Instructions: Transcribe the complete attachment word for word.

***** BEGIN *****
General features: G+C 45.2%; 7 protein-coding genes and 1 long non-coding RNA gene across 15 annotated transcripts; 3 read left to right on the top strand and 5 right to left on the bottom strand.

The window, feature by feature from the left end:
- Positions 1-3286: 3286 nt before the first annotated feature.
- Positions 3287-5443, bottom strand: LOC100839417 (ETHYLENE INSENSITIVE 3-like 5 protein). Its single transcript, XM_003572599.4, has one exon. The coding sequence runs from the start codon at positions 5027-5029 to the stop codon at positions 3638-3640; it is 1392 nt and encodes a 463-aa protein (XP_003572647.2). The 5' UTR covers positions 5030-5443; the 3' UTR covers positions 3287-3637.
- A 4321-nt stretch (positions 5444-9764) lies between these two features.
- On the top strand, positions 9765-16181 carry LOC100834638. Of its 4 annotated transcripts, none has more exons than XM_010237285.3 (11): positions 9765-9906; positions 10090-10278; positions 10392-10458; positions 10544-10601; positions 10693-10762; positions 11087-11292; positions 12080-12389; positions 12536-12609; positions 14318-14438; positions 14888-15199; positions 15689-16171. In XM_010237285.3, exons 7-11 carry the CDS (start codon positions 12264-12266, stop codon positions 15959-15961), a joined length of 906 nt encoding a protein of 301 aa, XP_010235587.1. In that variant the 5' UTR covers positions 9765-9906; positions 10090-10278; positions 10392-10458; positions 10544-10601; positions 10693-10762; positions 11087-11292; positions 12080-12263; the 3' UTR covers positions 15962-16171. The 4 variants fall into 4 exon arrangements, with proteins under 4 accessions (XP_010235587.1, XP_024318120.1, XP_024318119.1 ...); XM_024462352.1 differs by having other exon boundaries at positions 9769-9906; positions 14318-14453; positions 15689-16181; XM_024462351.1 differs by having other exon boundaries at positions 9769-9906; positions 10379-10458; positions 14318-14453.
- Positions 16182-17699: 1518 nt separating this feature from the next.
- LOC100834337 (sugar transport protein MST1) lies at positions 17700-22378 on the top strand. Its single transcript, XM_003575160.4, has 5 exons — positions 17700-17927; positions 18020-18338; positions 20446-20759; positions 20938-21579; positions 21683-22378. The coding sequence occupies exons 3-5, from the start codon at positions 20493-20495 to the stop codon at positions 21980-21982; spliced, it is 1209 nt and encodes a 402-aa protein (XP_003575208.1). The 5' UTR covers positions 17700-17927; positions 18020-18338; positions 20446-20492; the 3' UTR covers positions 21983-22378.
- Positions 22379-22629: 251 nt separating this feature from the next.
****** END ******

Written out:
General features: G+C 45.2%; 7 protein-coding genes and 1 long non-coding RNA gene across 15 annotated transcripts; 3 read left to right on the top strand and 5 right to left on the bottom strand.

The window, feature by feature from the left end:
- Positions 1-3286: 3286 nt before the first annotated feature.
- Positions 3287-5443, bottom strand: LOC100839417 (ETHYLENE INSENSITIVE 3-like 5 protein). Its single transcript, XM_003572599.4, has one exon. The coding sequence runs from the start codon at positions 5027-5029 to the stop codon at positions 3638-3640; it is 1392 nt and encodes a 463-aa protein (XP_003572647.2). The 5' UTR covers positions 5030-5443; the 3' UTR covers positions 3287-3637.
- A 4321-nt stretch (positions 5444-9764) lies between these two features.
- On the top strand, positions 9765-16181 carry LOC100834638. Of its 4 annotated transcripts, none has more exons than XM_010237285.3 (11): positions 9765-9906; positions 10090-10278; positions 10392-10458; positions 10544-10601; positions 10693-10762; positions 11087-11292; positions 12080-12389; positions 12536-12609; positions 14318-14438; positions 14888-15199; positions 15689-16171. In XM_010237285.3, exons 7-11 carry the CDS (start codon positions 12264-12266, stop codon positions 15959-15961), a joined length of 906 nt encoding a protein of 301 aa, XP_010235587.1. In that variant the 5' UTR covers positions 9765-9906; positions 10090-10278; positions 10392-10458; positions 10544-10601; positions 10693-10762; positions 11087-11292; positions 12080-12263; the 3' UTR covers positions 15962-16171. The 4 variants fall into 4 exon arrangements, with proteins under 4 accessions (XP_010235587.1, XP_024318120.1, XP_024318119.1 ...); XM_024462352.1 differs by having other exon boundaries at positions 9769-9906; positions 14318-14453; positions 15689-16181; XM_024462351.1 differs by having other exon boundaries at positions 9769-9906; positions 10379-10458; positions 14318-14453.
- Positions 16182-17699: 1518 nt separating this feature from the next.
- LOC100834337 (sugar transport protein MST1) lies at positions 17700-22378 on the top strand. Its single transcript, XM_003575160.4, has 5 exons — positions 17700-17927; positions 18020-18338; positions 20446-20759; positions 20938-21579; positions 21683-22378. The coding sequence occupies exons 3-5, from the start codon at positions 20493-20495 to the stop codon at positions 21980-21982; spliced, it is 1209 nt and encodes a 402-aa protein (XP_003575208.1). The 5' UTR covers positions 17700-17927; positions 18020-18338; positions 20446-20492; the 3' UTR covers positions 21983-22378.
- Positions 22379-22629: 251 nt separating this feature from the next.